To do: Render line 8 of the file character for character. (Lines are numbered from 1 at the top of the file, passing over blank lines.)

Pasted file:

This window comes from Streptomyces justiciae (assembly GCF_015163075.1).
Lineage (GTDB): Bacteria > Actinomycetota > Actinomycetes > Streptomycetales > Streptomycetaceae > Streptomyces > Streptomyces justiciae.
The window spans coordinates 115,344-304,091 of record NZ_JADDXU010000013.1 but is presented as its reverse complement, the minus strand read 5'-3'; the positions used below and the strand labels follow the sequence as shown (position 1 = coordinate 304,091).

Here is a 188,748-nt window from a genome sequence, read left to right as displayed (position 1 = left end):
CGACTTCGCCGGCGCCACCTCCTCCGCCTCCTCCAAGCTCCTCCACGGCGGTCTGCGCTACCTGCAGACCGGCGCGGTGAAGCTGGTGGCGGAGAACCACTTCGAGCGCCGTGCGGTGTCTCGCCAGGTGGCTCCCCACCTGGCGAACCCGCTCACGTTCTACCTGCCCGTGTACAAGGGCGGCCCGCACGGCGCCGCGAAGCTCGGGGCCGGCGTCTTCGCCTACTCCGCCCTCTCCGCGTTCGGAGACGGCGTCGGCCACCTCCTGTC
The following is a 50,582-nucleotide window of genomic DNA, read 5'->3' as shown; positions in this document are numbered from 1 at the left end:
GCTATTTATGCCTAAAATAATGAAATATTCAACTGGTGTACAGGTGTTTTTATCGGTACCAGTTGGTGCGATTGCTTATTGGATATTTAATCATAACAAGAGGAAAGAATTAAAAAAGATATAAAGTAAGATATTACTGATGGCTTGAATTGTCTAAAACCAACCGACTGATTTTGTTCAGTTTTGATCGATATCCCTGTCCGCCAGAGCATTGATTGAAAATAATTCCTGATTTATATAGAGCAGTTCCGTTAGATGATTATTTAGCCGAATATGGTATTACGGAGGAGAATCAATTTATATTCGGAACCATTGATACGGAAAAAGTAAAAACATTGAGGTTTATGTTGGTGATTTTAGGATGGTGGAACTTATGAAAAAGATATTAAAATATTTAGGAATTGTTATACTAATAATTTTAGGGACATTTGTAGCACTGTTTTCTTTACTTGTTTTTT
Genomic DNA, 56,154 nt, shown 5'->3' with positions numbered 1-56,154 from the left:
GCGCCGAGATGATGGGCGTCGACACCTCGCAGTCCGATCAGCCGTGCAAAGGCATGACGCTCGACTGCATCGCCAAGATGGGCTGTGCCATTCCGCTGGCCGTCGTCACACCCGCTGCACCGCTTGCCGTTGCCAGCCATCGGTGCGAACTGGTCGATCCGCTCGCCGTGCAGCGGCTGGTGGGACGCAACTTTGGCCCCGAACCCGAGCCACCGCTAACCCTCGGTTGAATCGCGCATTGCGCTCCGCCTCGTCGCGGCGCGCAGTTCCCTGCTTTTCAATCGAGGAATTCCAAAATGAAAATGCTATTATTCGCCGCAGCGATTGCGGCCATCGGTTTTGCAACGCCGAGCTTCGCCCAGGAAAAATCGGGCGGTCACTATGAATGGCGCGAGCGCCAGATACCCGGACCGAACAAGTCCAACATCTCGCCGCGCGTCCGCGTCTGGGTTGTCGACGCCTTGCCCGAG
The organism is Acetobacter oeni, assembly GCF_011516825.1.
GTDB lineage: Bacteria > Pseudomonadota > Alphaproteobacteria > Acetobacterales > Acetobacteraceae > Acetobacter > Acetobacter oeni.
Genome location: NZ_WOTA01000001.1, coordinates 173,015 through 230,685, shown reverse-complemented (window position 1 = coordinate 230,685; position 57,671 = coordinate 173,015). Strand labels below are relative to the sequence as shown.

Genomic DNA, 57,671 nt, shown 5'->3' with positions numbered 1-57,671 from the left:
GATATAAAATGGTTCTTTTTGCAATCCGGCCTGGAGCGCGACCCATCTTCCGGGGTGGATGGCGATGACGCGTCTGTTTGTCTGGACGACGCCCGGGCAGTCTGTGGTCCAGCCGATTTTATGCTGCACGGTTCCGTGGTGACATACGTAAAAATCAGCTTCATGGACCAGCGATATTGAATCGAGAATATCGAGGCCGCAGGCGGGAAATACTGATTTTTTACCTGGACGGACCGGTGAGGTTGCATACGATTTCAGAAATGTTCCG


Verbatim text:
Genomic DNA, 56,154 nt, shown 5'->3' with positions numbered 1-56,154 from the left: